Crocs Are The Cockroaches Of The Footwear World: A Researched Opinion


A stock photo is as classy as I'm willing to get over the topic of Crocs

After a mere three weeks of wearing them at the restaurant, my Crocs have died a senseless death. Sounds impossible, right? Aren't Crocs the cockroaches of the footwear world? Throw a nuclear missile at a Payless and you know what would still be hanging on for dear life to it's BOGO tag once the mushroom cloud dispersed? Crocs.
Nevertheless, self-destruct they did. I am now the happy (if somewhat pained-in-the-wallet) owner of a pair of kitchen Birkenstocks winging their way toward me via the Amazonius Primus summoning spell. I hope they'll serve me better than those regrettable rubber husks that I wore for three weeks. I hate to sound like an elitist but...as far as I'm concerned, Crocs can go extinct.


After owning a pair and wearing them the way they're supposed to be - nay, designed to be - worn, I feel like I can finally speak as One Who Knows when I say that I still hate Crocs. Previously, I ragged on them strictly because everybody likes to hate on Crocs, me included. But now I have proof. When you've got shoes the size (and shape) of beached porpoises adorning your feet, you learn pretty quickly their manifold imperfections as well as their few good points. I mean, you're 80% more likely to trip over your own feet wearing Crocs than other brands, but 80% less likely to slip on anything else. They grip pretty well and are definitely waterproof; they're also unwieldy, ugly, loose-fitting, and style-less...but at least they're pretty indestructible - right?

Wrong. 

I will give it to Crocs - they are pretty comfortable. And this is the point I most doubted when reading reviews, talking with Crocs-supporters, and generally doing my research. Crocs aren't comfortable in that "Oh hey, these shoes feel cushy!" way, but comfortable in the " I finished a ten-hour shift and my feet don't actually hurt" way which is more important. They're light, which means that you don't have to feel like you're hauling anvils around. And the very ugliness of Crocs kind of gives the rest of your body a free pass - who cares that you're wearing a shapeless t-shirt and black jeans that are definitely too big; anything you wear above the ankles looks positively couture by comparison. No, my argument with Crocs comes from the point that their most vehement supporters claim as sterling proof of their worth:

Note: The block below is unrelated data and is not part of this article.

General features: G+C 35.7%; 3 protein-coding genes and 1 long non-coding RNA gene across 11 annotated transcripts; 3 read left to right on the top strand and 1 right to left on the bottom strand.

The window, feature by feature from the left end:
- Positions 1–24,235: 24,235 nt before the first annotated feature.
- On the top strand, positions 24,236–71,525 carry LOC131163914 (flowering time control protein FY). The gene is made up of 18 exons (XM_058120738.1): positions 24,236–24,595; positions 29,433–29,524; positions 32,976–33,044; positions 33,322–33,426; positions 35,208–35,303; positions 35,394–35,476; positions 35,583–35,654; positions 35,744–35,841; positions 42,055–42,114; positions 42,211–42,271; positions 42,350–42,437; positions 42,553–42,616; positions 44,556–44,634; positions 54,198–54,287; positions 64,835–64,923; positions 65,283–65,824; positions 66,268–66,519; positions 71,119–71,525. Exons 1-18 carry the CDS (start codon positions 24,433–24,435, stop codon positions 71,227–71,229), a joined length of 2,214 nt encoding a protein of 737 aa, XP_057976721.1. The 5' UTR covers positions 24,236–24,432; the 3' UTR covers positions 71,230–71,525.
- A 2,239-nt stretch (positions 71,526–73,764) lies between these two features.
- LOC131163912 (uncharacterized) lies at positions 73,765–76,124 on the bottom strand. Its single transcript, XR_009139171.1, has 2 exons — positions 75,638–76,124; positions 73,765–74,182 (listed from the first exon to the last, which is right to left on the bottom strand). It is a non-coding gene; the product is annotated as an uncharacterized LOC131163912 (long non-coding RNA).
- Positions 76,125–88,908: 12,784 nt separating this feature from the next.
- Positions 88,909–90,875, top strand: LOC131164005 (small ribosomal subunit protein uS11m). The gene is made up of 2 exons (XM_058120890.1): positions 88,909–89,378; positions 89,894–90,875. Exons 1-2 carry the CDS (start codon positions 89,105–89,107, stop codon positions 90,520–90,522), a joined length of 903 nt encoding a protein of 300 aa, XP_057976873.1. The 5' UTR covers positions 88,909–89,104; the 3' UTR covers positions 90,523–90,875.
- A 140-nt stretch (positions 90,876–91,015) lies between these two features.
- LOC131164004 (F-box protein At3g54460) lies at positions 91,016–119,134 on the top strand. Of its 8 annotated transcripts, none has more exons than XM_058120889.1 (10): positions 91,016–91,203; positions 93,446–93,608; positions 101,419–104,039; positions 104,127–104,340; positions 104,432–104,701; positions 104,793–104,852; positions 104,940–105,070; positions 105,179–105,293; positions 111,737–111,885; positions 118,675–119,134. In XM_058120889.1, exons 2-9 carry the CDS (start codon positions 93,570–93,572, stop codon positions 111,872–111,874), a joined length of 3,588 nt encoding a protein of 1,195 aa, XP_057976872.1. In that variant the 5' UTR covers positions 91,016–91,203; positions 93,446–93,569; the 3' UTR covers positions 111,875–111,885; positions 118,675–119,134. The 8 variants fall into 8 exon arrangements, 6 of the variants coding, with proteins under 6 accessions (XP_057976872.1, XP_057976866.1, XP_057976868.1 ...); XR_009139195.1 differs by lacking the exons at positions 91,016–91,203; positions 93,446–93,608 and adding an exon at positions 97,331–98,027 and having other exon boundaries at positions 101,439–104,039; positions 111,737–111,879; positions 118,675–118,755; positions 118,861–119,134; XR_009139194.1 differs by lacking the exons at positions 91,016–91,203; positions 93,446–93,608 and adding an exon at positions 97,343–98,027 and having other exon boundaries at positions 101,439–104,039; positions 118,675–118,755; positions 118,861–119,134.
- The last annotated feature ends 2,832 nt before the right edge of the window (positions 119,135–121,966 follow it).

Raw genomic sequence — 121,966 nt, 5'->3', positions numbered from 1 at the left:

"THESE SHOES ARE INDESTRUCTIBLE," one reviewer sings.
"I HAVE A PAIR FOR EVERY ROOM IN THE HOUSE," another warbles.
"CROCS ARE GIVEN BY GOD TO HUMANS WITH PLANTAR FASCIITIS," shrieks a third.

Okay, I get it. You like your Swiss-cheese rubber boats and plan to wear them forever.

I had put aside my prejudices. I bought the stupid Crocs. I wore them. I even began to defend them to some less tolerant friends who told me they still didn't buy it. But my feet were happy, and it was nice that I could bleach and dry my work shoes, and I learned how to climb down into the dungeon-like basement without stubbing my toes, and I was all set to become a Crocs-defender myself when it happened: the shoes met their demise in the most innocent of ways.